“They’re luminous, and they’re almost three dimensional, and you almost want to step into one.”

He also says daguerreotypes were one of a kind, not meant to be reproduced like current photographs. Louis Daguerre of France was the inventor of this first photographic process. The technology was very popular in the United States in the middle of the 1800s.

“It spread like wildfire in the United States. There were hundreds of thousands of daguerreotypes made over a 20-year span.”

Ed Vicenzi is a researcher with the Smithsonian Institution. Many of the most important daguerreotypes are now stored at the Smithsonian and in the collections of the United States Library of Congress.

The images include the mysterious young woman we spoke of earlier. Ed Vicenzi calls her “Clara,” although her real name is unknown.

“We don’t know her name, her family, the state she’s from.”

What he does know is that the image is in danger of being lost in the future unless something is done to stop the breakdown of its chemical makeup.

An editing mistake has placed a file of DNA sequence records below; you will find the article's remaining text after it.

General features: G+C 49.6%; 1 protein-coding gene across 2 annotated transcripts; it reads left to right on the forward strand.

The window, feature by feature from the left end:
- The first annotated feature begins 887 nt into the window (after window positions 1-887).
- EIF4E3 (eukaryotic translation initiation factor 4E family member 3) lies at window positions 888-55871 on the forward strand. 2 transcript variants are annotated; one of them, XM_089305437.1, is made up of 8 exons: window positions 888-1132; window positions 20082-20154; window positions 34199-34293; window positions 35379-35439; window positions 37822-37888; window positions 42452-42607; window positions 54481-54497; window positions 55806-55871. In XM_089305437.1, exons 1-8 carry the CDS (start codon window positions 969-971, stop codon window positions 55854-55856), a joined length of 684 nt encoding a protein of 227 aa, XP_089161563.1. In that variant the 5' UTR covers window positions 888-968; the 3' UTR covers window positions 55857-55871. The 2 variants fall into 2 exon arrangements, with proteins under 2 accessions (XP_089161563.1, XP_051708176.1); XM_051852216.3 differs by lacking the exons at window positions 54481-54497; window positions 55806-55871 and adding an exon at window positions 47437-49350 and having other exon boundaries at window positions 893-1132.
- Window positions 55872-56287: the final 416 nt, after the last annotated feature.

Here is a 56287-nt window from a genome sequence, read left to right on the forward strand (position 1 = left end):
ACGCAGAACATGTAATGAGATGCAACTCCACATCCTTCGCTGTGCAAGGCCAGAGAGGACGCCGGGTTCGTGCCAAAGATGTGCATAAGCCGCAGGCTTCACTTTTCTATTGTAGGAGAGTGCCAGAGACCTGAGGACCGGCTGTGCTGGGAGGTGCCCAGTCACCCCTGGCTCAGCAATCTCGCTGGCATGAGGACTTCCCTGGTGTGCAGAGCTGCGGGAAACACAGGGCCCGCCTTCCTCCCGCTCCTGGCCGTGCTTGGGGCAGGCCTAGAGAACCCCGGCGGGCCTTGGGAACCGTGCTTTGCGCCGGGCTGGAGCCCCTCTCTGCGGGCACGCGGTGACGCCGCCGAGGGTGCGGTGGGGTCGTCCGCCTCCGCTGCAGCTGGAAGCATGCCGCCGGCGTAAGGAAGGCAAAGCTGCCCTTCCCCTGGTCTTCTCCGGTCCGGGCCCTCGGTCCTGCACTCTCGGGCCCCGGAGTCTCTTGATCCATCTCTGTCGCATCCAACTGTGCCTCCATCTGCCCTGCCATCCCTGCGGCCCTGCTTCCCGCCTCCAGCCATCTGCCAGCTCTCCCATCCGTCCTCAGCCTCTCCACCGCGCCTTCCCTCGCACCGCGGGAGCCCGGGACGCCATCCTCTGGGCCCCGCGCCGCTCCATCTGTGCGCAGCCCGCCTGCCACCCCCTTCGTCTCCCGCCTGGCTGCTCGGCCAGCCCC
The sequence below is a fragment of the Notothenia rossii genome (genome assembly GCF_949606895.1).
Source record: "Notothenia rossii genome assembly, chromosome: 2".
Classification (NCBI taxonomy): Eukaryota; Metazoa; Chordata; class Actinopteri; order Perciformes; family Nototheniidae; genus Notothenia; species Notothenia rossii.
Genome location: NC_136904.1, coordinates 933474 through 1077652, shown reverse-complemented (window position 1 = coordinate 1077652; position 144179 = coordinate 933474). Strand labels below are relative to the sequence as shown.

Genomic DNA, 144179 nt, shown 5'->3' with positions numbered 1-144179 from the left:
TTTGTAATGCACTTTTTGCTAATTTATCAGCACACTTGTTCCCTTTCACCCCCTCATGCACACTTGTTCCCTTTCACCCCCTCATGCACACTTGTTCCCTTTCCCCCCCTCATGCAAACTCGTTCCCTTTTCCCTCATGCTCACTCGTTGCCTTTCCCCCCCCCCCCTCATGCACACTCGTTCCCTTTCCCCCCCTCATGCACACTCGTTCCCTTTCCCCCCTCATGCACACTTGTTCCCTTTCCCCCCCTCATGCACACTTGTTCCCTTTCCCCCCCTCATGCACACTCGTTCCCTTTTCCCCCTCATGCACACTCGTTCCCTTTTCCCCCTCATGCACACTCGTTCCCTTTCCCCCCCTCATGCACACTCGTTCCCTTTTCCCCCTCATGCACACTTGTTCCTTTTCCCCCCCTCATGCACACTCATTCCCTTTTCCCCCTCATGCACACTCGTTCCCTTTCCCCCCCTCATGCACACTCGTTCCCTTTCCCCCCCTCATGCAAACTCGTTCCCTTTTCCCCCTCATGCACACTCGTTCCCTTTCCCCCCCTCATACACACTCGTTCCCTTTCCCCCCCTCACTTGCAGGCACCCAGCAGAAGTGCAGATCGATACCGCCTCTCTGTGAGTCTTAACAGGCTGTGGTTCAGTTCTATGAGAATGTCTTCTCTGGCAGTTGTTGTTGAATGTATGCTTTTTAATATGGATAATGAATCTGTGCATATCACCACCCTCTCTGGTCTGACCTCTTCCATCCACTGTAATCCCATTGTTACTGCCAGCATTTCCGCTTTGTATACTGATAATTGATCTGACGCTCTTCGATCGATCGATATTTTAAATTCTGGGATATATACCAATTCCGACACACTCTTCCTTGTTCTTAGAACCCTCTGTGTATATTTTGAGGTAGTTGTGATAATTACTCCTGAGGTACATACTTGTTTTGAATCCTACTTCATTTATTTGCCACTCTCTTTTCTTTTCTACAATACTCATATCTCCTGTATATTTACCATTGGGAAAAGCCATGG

“Daguerreotypes are actually made up of a bunch of nanoparticles on the surface that scatter the light and this is in some ways similar to the way high technology devices are made today, so we’re also interested in what did 19th century photographers know about nanotechnology unwittingly.”

“They were made at a time when the concept of nanotechnology, even the word at that time didn’t exist.”

Physicist Volker Rose is working with Ed Vicenzi at the Argonne National Laboratory. They are using the laboratory’s Advanced Photon Source to learn more about the daguerreotype.

“The technology that’s available at the Advanced Photon Source will allow me to study the very earliest stages of degradation of daguerreotype plates. They corrode over time, not quickly necessarily, but we need to learn the chemical mechanisms in order to understand how we can preserve these objects for the future.”